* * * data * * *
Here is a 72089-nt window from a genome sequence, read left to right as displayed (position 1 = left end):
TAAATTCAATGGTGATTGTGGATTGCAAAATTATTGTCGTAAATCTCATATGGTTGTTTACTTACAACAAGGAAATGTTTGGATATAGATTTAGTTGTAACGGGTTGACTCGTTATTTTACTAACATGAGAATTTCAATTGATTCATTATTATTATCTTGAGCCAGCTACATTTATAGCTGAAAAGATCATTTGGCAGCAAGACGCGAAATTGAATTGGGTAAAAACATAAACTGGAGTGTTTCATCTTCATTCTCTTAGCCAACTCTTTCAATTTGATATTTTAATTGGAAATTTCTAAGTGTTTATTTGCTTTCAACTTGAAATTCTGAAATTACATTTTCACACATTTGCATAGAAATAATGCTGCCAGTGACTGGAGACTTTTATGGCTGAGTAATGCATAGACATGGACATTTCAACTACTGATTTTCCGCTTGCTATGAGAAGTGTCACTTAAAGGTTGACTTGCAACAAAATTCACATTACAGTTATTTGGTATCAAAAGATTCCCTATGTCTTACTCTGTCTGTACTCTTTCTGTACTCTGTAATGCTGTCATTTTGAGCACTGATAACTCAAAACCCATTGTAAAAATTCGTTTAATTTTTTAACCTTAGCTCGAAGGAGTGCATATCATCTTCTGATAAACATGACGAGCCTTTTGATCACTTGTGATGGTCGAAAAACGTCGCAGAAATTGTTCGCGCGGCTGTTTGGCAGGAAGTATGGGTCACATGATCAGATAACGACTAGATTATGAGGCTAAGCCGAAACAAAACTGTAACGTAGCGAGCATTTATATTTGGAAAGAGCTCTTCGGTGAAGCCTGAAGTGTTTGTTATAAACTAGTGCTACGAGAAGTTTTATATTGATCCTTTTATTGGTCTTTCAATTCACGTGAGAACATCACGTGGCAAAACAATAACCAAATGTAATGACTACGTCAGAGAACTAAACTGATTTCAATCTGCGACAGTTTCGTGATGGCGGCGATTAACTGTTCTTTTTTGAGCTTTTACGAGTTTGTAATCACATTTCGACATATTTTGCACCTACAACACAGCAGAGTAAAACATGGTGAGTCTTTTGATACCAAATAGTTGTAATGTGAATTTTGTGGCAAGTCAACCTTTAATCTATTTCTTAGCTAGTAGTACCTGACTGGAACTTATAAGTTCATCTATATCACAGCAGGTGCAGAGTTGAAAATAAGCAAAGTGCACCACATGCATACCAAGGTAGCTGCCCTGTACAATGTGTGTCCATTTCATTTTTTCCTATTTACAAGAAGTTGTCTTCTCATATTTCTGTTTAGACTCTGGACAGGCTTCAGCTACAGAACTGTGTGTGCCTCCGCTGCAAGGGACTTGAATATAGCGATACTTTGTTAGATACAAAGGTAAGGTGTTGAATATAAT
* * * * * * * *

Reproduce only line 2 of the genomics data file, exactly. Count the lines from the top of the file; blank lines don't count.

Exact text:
TAAATTCAATGGTGATTGTGGATTGCAAAATTATTGTCGTAAATCTCATATGGTTGTTTACTTACAACAAGGAAATGTTTGGATATAGATTTAGTTGTAACGGGTTGACTCGTTATTTTACTAACATGAGAATTTCAATTGATTCATTATTATTATCTTGAGCCAGCTACATTTATAGCTGAAAAGATCATTTGGCAGCAAGACGCGAAATTGAATTGGGTAAAAACATAAACTGGAGTGTTTCATCTTCATTCTCTTAGCCAACTCTTTCAATTTGATATTTTAATTGGAAATTTCTAAGTGTTTATTTGCTTTCAACTTGAAATTCTGAAATTACATTTTCACACATTTGCATAGAAATAATGCTGCCAGTGACTGGAGACTTTTATGGCTGAGTAATGCATAGACATGGACATTTCAACTACTGATTTTCCGCTTGCTATGAGAAGTGTCACTTAAAGGTTGACTTGCAACAAAATTCACATTACAGTTATTTGGTATCAAAAGATTCCCTATGTCTTACTCTGTCTGTACTCTTTCTGTACTCTGTAATGCTGTCATTTTGAGCACTGATAACTCAAAACCCATTGTAAAAATTCGTTTAATTTTTTAACCTTAGCTCGAAGGAGTGCATATCATCTTCTGATAAACATGACGAGCCTTTTGATCACTTGTGATGGTCGAAAAACGTCGCAGAAATTGTTCGCGCGGCTGTTTGGCAGGAAGTATGGGTCACATGATCAGATAACGACTAGATTATGAGGCTAAGCCGAAACAAAACTGTAACGTAGCGAGCATTTATATTTGGAAAGAGCTCTTCGGTGAAGCCTGAAGTGTTTGTTATAAACTAGTGCTACGAGAAGTTTTATATTGATCCTTTTATTGGTCTTTCAATTCACGTGAGAACATCACGTGGCAAAACAATAACCAAATGTAATGACTACGTCAGAGAACTAAACTGATTTCAATCTGCGACAGTTTCGTGATGGCGGCGATTAACTGTTCTTTTTTGAGCTTTTACGAGTTTGTAATCACATTTCGACATATTTTGCACCTACAACACAGCAGAGTAAAACATGGTGAGTCTTTTGATACCAAATAGTTGTAATGTGAATTTTGTGGCAAGTCAACCTTTAATCTATTTCTTAGCTAGTAGTACCTGACTGGAACTTATAAGTTCATCTATATCACAGCAGGTGCAGAGTTGAAAATAAGCAAAGTGCACCACATGCATACCAAGGTAGCTGCCCTGTACAATGTGTGTCCATTTCATTTTTTCCTATTTACAAGAAGTTGTCTTCTCATATTTCTGTTTAGACTCTGGACAGGCTTCAGCTACAGAACTGTGTGTGCCTCCGCTGCAAGGGACTTGAATATAGCGATACTTTGTTAGATACAAAGGTAAGGTGTTGAATATAAT